• economy and ensures its continued defense in the case of war.

  • For the US though, it has the added benefit of allowing it to stage forces all around

  • the world and quickly react to a conflict.

  • American forces with their wide network of military installations and partnerships with

  • nations all over the globe allow them a degree of flexibility and mobility that no other

  • nation can even come close to matching.

  • In a war against China, the US would rely on its Pacific bases to prosecute the conflict.

  • Spurred on by China's growing aggressiveness against its neighbors in the South Pacific,

  • President Obama launched a strategy of encirclement, much like that employed so successfully against

  • the Soviet Union during the Cold War.

  • Today this means that US forces are deployed, or can deploy, from bases in Japan, the Philippines,

  • Guam, South Korea, Singapore, Australia, and even Thailand.

  • Plotted on a map, this clearly shows how American military power is posed to contain China no

  • matter in which direction it attempts to move its own military.

  • The reverse is also true.

  • The wide dispersion of US power in the South Pacific allows it to use military force against

  • China from multiple avenues of approach, forcing Chinese defenses to spread out amongst a host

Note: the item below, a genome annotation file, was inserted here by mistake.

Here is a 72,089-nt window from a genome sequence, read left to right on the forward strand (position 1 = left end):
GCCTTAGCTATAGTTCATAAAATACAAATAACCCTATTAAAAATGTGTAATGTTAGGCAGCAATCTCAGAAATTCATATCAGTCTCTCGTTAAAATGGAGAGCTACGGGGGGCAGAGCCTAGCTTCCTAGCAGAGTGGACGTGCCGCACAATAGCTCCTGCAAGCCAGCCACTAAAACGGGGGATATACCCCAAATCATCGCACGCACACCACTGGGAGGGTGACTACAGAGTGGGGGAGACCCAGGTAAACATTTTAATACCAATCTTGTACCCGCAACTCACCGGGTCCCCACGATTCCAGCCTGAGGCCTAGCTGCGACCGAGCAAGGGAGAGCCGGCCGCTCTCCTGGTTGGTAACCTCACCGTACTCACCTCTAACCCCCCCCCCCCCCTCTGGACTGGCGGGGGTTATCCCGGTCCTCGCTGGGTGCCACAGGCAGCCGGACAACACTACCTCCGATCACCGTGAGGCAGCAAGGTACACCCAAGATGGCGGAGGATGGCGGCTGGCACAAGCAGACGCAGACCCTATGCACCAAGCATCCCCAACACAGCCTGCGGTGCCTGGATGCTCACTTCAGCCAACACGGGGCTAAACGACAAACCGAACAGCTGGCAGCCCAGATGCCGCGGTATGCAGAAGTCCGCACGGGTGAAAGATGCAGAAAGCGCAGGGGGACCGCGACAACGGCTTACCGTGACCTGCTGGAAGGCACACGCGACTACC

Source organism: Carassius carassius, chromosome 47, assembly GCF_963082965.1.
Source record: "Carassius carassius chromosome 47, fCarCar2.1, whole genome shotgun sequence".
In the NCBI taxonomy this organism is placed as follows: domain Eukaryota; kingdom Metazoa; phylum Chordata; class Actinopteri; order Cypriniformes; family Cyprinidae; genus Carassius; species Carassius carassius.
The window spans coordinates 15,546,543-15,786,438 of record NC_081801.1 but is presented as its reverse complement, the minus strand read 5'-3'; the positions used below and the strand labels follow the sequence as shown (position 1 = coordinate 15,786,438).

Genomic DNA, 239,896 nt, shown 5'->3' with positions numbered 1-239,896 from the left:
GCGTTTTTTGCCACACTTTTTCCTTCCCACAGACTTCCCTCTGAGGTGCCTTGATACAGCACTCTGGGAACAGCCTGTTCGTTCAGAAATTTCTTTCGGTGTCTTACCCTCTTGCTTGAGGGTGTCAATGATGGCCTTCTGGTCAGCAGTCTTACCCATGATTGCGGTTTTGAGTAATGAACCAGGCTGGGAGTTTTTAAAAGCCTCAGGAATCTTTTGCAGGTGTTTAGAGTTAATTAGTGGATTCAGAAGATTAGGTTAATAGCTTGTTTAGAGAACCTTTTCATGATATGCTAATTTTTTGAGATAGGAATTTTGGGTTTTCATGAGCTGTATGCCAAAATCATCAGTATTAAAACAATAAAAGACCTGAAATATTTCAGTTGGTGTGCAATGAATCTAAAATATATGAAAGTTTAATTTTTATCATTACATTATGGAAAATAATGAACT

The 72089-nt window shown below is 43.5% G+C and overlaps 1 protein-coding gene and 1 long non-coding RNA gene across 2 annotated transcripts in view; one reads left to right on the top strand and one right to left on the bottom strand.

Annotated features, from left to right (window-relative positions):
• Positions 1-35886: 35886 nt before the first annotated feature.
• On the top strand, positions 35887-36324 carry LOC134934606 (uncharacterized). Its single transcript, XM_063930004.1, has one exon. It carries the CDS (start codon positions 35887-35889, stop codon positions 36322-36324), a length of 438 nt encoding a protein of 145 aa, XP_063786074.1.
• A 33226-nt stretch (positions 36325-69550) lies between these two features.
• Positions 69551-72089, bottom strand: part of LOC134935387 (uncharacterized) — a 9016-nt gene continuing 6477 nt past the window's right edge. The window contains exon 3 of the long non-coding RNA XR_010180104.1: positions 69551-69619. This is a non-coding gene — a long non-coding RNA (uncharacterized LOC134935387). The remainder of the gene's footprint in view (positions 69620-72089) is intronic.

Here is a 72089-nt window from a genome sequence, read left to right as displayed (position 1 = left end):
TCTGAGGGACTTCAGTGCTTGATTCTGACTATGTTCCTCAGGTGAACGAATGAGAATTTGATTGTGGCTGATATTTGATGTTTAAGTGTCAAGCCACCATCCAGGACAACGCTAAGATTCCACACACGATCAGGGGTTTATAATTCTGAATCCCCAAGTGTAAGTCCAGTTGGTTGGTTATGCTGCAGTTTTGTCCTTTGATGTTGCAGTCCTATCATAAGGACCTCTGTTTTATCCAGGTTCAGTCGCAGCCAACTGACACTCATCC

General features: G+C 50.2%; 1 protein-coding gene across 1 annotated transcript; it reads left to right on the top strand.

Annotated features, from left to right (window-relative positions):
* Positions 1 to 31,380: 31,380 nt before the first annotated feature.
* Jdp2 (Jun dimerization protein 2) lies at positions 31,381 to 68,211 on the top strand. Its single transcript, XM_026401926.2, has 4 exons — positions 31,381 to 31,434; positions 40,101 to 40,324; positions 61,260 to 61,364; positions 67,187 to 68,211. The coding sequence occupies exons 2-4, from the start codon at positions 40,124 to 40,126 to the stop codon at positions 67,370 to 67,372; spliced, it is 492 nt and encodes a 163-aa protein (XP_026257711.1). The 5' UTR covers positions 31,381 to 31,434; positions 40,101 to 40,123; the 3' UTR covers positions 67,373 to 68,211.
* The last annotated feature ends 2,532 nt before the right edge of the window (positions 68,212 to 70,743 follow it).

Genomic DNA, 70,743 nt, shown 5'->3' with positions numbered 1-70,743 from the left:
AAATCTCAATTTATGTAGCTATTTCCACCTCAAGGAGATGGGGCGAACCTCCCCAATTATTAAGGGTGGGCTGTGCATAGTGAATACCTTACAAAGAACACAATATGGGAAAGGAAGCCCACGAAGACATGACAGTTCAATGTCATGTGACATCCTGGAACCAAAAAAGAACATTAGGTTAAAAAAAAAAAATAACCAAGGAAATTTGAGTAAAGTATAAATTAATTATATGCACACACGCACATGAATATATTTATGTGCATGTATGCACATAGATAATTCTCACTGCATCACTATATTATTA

• of potential threat vectors.

  • However, the primary purpose of US encirclement is not to start hostilities, but rather to

  • respond to them or prevent them altogether.

  • China's chief strategic problem is that it relies on overseas routes for most of its

  • trade, with up to 60% of all Chinese trade passing through the South Pacific.

  • Current US force predisposition has the foot of the US military poised straight on the

  • jugular of Chinese trade, and it would not take much pressure to shut that trade off

  • and send China into an economic collapse.

  • In case of war, this is exactly what would happen.

  • US forces would immediately begin a naval and air blockade of all Chinese trade, boxing

  • in the Chinese navy all the way from the Malacca Straits to the Sea of Japan.

  • While the Chinese navy now for the first time in history outnumbers the US's own navy, it

  • largely lacks a capability to operate far from its own shores and is best suited for

  • coastal defense.

  • This would make it impossible for China to send a naval expeditionary force to the Malacca

  • Straits and secure them for its trade ships.

  • Then there's the added complication of US allies and partners in the area, who would

  • indubitably join the US side in the conflict.

  • Chinese ships trying to leave their territorial waters would find themselves threatened on